Those of you who are keeping an eye on the Presidential elections in the US, will have heard that Donald Trump sent the internet into over drive, when he said: “I have a great company. I have a tremendous income. And the reason I say that is not in a braggadocious way.” The fact is that aside from bragging, Trump resurrected a word that is so seldom used, it does not warrant a mention in the Oxford dictionary. The return of this word to common use may prove to be his only achievement in this election campaign. However, his brag put me thinking about the effects boasting has in business, and the following is a short summary of my thoughts:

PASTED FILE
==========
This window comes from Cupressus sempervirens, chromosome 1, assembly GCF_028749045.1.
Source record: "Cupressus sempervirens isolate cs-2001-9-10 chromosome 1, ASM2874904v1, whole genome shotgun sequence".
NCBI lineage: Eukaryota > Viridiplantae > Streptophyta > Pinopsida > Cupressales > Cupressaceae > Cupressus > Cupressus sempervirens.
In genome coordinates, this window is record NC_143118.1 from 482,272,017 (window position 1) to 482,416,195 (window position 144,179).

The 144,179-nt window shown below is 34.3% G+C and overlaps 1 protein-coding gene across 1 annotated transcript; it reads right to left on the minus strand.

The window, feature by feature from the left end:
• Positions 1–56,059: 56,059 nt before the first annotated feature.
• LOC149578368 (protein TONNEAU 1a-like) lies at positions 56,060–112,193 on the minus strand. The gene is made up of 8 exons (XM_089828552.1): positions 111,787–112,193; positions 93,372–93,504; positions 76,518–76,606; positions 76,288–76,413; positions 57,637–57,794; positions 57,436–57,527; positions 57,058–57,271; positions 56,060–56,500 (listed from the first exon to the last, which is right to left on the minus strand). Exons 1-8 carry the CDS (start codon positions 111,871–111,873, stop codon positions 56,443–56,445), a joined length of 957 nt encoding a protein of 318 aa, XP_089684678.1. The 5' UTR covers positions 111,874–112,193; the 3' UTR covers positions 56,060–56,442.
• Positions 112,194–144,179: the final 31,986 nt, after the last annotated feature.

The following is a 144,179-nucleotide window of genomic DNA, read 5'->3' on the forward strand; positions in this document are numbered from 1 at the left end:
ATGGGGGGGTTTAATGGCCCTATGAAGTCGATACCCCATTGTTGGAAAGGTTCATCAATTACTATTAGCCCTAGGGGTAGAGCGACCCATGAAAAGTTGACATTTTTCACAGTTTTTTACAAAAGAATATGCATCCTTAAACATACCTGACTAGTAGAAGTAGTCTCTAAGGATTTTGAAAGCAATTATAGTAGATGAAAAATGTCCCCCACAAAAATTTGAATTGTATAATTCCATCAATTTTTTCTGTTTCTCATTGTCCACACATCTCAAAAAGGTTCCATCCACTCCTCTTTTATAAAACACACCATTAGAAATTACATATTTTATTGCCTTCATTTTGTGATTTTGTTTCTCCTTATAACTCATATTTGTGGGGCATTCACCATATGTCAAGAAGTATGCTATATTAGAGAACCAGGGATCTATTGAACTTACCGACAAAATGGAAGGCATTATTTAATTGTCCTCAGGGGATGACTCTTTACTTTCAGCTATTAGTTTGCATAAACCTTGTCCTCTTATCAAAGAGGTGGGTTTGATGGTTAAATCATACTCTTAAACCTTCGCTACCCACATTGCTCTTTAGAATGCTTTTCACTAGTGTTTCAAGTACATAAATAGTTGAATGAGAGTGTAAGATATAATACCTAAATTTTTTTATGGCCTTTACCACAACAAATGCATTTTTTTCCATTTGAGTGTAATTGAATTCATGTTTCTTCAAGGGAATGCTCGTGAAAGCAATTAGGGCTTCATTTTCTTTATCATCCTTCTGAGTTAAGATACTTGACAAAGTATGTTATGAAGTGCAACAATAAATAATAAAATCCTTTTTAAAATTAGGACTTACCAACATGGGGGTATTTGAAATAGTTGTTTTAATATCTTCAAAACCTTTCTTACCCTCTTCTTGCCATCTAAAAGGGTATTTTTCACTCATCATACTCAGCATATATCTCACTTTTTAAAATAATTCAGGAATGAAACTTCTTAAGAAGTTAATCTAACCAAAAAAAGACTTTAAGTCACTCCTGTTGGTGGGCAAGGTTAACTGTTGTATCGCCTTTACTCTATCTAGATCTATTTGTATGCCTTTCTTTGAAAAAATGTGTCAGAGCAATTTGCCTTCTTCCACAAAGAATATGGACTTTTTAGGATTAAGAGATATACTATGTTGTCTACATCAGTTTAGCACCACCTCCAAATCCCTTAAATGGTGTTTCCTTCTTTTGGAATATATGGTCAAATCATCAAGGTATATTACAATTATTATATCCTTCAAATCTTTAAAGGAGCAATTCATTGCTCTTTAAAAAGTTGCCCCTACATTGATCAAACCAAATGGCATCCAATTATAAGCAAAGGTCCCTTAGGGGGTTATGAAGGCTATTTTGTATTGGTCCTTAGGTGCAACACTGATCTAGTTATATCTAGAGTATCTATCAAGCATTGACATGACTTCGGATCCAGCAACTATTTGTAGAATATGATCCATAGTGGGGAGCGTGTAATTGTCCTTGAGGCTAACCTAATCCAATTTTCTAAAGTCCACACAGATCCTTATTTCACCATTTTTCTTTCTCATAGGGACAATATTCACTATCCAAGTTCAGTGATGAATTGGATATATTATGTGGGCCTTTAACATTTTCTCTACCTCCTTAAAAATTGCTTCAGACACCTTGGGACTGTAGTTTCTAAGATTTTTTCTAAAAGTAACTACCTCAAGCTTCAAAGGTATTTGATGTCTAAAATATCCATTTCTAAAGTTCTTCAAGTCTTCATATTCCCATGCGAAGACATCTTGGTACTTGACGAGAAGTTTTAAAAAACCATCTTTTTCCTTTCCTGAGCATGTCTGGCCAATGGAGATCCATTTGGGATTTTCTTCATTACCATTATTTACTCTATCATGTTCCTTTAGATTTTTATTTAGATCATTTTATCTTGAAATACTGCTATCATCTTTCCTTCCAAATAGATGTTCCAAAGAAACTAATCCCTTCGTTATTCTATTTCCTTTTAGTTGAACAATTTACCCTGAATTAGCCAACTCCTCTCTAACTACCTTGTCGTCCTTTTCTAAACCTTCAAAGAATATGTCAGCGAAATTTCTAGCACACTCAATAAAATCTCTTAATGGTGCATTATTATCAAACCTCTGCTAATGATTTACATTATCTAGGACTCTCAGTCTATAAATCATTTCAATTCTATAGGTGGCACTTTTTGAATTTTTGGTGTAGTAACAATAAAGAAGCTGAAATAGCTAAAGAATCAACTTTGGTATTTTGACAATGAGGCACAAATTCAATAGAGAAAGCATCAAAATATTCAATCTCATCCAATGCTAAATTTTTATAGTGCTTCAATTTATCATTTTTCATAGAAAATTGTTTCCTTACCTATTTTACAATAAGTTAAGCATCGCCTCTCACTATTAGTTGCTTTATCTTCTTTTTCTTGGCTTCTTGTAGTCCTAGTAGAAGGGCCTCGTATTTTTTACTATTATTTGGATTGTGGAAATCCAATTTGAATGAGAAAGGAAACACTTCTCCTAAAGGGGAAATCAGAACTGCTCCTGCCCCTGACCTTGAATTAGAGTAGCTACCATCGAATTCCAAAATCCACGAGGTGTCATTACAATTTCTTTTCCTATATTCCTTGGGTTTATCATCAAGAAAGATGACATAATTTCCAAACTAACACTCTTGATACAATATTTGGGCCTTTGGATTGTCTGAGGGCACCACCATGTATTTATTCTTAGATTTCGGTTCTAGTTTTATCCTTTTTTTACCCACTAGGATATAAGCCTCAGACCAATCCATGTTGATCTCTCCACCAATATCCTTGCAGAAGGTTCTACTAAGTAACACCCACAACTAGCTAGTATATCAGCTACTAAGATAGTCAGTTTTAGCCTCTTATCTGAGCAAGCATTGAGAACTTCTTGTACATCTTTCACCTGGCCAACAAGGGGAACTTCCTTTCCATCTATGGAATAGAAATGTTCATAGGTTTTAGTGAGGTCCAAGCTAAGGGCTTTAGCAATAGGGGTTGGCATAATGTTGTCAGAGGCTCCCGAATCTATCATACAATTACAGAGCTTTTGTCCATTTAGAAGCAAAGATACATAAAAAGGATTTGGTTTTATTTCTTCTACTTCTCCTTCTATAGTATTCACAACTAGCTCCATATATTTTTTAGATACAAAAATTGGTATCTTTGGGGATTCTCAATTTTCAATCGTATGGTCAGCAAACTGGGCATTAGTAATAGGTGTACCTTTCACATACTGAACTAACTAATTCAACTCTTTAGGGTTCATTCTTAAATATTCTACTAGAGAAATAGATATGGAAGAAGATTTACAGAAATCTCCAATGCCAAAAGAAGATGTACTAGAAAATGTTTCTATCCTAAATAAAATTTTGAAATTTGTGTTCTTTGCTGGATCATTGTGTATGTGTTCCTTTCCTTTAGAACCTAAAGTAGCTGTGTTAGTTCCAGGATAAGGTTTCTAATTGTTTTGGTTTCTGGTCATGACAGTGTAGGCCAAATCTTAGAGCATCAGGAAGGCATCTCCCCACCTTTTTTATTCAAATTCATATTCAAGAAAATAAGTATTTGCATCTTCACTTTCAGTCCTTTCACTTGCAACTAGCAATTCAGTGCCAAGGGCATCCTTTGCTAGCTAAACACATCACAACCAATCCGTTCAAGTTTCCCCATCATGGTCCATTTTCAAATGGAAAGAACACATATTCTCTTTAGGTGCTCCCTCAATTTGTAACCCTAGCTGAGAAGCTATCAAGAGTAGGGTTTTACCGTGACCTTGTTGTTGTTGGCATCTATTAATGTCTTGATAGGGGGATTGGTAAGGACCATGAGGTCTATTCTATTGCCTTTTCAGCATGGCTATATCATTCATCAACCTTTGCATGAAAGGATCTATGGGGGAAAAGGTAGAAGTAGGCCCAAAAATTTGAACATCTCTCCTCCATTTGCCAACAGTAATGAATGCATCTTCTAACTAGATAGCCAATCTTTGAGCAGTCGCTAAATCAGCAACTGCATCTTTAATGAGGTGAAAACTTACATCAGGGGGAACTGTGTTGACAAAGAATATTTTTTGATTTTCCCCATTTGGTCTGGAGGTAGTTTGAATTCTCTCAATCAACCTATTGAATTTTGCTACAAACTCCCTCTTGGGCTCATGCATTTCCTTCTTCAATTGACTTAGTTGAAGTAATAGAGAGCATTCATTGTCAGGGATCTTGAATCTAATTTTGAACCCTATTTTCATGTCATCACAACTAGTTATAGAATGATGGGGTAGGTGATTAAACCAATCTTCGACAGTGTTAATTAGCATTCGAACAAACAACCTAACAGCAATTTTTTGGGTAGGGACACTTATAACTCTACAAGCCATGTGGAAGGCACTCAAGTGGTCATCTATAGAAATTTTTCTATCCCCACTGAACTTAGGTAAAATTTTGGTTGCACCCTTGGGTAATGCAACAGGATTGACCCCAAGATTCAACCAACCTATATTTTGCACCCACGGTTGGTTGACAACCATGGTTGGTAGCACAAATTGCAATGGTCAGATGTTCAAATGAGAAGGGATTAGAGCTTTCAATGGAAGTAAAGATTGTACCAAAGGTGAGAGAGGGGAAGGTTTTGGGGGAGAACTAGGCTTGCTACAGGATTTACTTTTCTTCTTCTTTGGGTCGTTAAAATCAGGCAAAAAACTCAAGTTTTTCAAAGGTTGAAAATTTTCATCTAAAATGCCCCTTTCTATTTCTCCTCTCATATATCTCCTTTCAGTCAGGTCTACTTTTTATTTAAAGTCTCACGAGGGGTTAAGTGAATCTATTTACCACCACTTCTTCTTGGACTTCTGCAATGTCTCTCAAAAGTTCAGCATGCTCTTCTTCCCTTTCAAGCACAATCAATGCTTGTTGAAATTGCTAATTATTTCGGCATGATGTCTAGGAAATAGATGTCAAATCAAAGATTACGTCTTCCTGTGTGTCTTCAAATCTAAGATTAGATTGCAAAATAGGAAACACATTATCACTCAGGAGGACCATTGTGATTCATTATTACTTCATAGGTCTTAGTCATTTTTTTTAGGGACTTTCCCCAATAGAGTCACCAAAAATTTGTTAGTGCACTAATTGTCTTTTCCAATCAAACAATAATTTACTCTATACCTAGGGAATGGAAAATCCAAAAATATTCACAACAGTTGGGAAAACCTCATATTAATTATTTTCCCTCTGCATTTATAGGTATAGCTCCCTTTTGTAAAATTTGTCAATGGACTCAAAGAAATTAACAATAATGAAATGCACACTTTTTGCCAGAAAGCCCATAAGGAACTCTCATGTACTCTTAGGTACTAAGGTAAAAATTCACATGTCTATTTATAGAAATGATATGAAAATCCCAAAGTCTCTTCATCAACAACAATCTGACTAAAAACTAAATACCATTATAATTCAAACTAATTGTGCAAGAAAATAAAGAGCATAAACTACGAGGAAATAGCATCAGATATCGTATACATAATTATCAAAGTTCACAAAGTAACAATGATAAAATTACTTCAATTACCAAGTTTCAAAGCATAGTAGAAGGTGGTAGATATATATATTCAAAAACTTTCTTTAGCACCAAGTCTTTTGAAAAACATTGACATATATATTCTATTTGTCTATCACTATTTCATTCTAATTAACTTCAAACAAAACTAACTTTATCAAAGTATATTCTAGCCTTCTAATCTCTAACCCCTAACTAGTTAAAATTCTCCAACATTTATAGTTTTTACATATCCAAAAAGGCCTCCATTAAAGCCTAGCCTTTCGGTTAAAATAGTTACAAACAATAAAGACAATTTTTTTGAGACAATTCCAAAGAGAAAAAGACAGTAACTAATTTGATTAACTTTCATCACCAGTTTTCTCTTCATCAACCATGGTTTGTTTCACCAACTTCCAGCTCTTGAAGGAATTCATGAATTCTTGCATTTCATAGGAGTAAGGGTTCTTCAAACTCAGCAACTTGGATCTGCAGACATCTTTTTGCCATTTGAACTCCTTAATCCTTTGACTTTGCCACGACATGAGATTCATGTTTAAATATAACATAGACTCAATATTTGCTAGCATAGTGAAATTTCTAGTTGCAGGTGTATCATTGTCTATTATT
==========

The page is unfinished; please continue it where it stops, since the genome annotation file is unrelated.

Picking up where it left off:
It is vital and expected that a business will publicise their big wins, why they are better, and of course their good deeds. Broadly speaking, bragging about service and products will not cause any negative perception on the business, in fact, provided it is true, it will help to improve the brand. However, one must be very careful when promoting the charitable activity or social responsibilities that the business has been involved in. If it is advertised too heavily, customers get suspicious, and will wonder what your ulterior motive is. On the other hand, if the act is not advertised at all, then its altruistic values will be between the business and the recipient, and while this is fine and sometimes desirable, it is of no benefit to the business. So what is the best solution? Action speaks louder than words, so be generous and helpful in small ways to as many people as possible, and perhaps they will be ‘braggadocious’ on your behalf. Word of mouth is still the very best marketing tool!